Researchers at the National Cancer Institute (NCI) and the US Department of Agriculture ARS Beltsville Human Nutrition Research Center investigated whether they could demonstrate any negative effects of low to moderate alcohol consumption on bone health in postmenopausal women.
The study was part of the Women’s Alcohol Study which involved 51 post-menopausal women who did not smoke or use hormone replacement therapy. The research team measured the effects of controlled alcohol consumption during three periods of time. In one of these experimental periods, subjects consumed an alcohol-free beverage once each day. During the other two, they consumed either 15 or 30 g of nearly pure alcohol (Everclear) served up in orange juice. These amounts of alcohol are equivalent to 1 or 2 glasses, respectively, of wine or a bottle of beer. Each study period lasted for 8 weeks.
The research did not find any negative effects of either dose of alcohol on circulating levels of vitamin D. Low to moderate intake also did not affect a variety of markers (single-nucleotide polymorphisms or SNPs) which influence alcohol metabolism. These results suggest that the relationship previously documented between alcohol consumption and bone disease in alcoholics may only be seen in very heavy drinkers, or may be due to something other than the alcohol itself.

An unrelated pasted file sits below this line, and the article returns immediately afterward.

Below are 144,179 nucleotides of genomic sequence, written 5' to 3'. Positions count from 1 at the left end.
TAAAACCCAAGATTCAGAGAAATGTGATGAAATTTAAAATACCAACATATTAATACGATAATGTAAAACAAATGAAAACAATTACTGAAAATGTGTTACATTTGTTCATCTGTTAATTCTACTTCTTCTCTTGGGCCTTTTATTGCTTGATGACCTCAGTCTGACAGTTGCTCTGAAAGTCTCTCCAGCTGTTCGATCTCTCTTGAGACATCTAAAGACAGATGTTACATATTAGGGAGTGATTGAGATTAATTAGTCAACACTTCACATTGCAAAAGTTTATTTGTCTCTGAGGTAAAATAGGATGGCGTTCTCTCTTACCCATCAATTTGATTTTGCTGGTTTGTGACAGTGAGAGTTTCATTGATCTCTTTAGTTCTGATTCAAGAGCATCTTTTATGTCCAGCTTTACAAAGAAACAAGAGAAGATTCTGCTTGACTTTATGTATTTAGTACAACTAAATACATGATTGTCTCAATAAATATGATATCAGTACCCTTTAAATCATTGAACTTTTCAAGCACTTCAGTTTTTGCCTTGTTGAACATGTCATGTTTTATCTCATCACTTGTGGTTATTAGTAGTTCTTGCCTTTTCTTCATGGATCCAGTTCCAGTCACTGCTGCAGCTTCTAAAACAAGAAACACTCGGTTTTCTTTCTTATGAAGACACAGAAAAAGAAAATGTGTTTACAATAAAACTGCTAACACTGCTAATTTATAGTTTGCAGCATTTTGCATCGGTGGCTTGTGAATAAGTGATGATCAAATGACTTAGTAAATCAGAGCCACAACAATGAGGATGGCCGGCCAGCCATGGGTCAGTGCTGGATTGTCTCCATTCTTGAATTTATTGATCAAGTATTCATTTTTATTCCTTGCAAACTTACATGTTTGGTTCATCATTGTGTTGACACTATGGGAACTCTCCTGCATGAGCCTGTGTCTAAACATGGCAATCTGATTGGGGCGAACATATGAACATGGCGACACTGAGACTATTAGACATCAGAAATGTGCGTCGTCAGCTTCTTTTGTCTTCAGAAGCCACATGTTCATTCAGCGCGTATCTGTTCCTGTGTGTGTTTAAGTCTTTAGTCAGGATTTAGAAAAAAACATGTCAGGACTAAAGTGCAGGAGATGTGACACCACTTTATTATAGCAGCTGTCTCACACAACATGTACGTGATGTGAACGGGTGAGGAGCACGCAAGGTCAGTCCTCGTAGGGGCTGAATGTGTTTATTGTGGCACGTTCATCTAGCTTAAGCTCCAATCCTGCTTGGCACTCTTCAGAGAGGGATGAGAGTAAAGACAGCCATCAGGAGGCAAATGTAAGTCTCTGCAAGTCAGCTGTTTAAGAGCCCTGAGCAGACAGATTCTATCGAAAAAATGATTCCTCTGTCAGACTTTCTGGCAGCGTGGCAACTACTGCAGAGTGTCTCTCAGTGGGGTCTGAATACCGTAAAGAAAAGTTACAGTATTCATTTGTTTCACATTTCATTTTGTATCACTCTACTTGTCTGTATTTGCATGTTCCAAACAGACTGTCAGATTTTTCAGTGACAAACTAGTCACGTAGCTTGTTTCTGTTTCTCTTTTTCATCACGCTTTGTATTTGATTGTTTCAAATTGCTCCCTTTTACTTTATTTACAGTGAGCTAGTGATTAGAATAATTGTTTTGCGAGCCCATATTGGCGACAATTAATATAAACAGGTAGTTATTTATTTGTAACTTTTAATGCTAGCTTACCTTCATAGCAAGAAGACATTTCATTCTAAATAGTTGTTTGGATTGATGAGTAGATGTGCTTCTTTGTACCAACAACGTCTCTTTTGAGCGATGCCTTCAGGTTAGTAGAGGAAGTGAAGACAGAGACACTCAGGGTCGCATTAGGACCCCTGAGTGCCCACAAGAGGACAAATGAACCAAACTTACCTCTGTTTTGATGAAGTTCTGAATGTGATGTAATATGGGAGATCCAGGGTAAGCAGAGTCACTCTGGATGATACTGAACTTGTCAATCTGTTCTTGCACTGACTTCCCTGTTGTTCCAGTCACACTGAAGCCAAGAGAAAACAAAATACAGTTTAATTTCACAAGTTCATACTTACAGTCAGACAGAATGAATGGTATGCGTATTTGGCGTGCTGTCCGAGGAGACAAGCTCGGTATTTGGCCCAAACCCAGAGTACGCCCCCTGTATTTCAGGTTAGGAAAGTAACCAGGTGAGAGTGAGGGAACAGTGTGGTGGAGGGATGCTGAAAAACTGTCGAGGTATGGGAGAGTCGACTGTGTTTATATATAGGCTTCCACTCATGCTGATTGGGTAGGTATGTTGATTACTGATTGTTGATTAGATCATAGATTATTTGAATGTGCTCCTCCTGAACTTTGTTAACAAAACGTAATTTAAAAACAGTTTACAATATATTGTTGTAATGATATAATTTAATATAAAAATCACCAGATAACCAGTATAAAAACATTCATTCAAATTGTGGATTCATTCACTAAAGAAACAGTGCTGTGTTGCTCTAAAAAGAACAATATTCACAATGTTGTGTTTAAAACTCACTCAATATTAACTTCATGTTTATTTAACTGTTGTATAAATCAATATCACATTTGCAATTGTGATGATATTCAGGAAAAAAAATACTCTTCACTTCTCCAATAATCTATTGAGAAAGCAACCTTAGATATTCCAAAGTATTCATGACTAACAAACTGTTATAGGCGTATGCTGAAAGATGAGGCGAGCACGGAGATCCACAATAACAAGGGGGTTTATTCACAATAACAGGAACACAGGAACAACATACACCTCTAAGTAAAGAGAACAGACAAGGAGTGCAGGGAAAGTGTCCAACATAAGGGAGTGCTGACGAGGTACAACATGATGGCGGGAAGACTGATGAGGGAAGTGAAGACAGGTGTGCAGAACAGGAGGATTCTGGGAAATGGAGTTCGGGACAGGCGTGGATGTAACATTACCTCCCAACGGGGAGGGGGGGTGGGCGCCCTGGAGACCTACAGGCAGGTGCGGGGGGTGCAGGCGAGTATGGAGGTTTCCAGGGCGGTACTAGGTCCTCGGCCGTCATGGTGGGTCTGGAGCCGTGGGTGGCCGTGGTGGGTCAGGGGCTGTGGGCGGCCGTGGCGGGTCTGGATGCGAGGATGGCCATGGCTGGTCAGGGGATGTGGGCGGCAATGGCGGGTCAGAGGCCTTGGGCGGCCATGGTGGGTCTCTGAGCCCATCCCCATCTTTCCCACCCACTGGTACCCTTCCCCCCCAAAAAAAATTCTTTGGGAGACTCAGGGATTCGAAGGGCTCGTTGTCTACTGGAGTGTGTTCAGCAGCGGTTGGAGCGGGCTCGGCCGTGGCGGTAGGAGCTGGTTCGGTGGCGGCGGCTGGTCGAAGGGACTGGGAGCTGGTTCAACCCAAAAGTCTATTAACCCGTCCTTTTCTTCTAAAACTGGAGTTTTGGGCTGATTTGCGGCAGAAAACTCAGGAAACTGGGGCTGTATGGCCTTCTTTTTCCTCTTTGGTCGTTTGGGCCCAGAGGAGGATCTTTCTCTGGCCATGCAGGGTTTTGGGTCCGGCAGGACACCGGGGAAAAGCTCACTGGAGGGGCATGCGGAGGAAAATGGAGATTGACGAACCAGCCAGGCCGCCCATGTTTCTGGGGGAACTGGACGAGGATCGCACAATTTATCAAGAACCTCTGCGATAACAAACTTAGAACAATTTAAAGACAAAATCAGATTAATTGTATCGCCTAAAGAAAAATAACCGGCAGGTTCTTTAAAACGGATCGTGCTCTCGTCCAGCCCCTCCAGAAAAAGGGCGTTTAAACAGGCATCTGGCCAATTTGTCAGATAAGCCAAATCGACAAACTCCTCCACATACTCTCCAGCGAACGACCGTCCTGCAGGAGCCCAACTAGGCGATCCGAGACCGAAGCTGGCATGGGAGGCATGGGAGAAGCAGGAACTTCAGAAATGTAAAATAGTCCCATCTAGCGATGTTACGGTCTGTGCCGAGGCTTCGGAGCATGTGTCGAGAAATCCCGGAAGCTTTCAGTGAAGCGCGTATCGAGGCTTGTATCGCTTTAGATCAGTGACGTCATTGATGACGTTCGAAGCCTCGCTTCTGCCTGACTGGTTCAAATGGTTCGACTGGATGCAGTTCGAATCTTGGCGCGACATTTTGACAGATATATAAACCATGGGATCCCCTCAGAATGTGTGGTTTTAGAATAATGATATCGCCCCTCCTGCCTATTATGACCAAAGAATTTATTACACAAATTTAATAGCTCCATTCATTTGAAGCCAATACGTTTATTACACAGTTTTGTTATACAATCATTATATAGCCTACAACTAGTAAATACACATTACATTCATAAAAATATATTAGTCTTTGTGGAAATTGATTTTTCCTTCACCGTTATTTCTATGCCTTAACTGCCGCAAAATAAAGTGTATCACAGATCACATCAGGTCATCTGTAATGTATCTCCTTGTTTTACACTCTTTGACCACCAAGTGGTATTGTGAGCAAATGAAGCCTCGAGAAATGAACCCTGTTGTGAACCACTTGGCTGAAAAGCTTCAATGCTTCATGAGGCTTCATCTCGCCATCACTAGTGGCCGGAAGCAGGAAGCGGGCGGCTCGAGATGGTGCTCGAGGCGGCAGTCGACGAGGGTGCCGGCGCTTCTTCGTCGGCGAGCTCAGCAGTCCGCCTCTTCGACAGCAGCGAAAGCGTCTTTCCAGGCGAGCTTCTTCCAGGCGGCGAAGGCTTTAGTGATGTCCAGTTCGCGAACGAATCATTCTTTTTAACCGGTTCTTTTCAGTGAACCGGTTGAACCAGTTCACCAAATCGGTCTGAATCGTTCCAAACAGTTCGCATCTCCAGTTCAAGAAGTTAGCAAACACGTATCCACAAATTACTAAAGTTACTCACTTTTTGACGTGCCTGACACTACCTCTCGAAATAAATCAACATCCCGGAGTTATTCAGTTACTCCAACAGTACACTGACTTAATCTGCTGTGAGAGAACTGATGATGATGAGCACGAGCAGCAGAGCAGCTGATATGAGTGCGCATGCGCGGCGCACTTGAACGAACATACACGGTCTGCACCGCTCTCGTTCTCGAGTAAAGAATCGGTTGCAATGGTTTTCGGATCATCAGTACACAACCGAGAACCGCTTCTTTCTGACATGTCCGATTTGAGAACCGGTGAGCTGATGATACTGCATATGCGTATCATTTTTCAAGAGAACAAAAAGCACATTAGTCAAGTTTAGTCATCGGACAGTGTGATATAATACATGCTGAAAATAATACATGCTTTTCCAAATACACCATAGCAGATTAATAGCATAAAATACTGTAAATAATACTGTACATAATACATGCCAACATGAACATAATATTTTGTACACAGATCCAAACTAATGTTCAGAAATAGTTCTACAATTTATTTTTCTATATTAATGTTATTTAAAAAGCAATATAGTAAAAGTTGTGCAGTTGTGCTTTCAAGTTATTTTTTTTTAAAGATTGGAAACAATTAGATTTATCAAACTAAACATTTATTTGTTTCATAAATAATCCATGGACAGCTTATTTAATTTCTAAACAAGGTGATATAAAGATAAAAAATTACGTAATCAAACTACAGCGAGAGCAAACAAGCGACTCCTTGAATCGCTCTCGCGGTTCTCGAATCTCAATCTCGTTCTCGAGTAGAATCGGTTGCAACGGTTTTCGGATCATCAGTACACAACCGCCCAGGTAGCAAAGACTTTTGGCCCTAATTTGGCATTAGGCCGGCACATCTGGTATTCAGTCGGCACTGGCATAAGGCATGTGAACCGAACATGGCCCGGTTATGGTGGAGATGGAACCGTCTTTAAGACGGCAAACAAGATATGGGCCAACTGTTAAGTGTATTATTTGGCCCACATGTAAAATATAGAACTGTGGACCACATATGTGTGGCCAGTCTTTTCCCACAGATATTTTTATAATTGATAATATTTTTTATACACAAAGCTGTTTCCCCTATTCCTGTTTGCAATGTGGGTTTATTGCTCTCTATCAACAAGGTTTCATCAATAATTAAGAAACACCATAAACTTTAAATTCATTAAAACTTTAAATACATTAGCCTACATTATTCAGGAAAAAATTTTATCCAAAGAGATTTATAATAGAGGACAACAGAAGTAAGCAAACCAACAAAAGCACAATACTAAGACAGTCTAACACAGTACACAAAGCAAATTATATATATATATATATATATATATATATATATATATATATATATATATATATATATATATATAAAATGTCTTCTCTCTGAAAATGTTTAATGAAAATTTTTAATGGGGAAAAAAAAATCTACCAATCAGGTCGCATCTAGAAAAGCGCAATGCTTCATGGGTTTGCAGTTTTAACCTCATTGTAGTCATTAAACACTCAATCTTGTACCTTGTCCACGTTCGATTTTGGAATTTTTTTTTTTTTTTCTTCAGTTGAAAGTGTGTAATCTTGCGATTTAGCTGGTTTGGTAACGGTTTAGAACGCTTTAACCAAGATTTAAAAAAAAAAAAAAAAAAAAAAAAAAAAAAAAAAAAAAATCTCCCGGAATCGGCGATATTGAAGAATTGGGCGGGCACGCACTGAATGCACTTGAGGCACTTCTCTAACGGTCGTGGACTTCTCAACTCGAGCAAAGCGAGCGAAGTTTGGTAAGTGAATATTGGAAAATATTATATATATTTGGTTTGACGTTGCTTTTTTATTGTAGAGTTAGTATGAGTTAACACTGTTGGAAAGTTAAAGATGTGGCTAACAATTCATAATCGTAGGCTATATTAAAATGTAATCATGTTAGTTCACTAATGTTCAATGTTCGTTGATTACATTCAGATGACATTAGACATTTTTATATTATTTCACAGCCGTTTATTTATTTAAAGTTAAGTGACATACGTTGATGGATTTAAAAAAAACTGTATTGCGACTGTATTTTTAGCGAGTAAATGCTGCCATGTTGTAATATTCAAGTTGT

Dr Mahabir of the National Cancer Institute concluded that “It looks like low to moderate alcohol consumption, at least over the short term, does not harm bone health. Collectively, when all the available published epidemiologic data are considered, it looks like low to moderate alcohol may actually have a beneficial effect.”
Source: Federation of American Societies for Experimental Biology (FASEB). results from this study were presented on April 27, 2010 at the Experimental Biology 2010 meeting in Anaheim by Dr. Somdat Mahabir.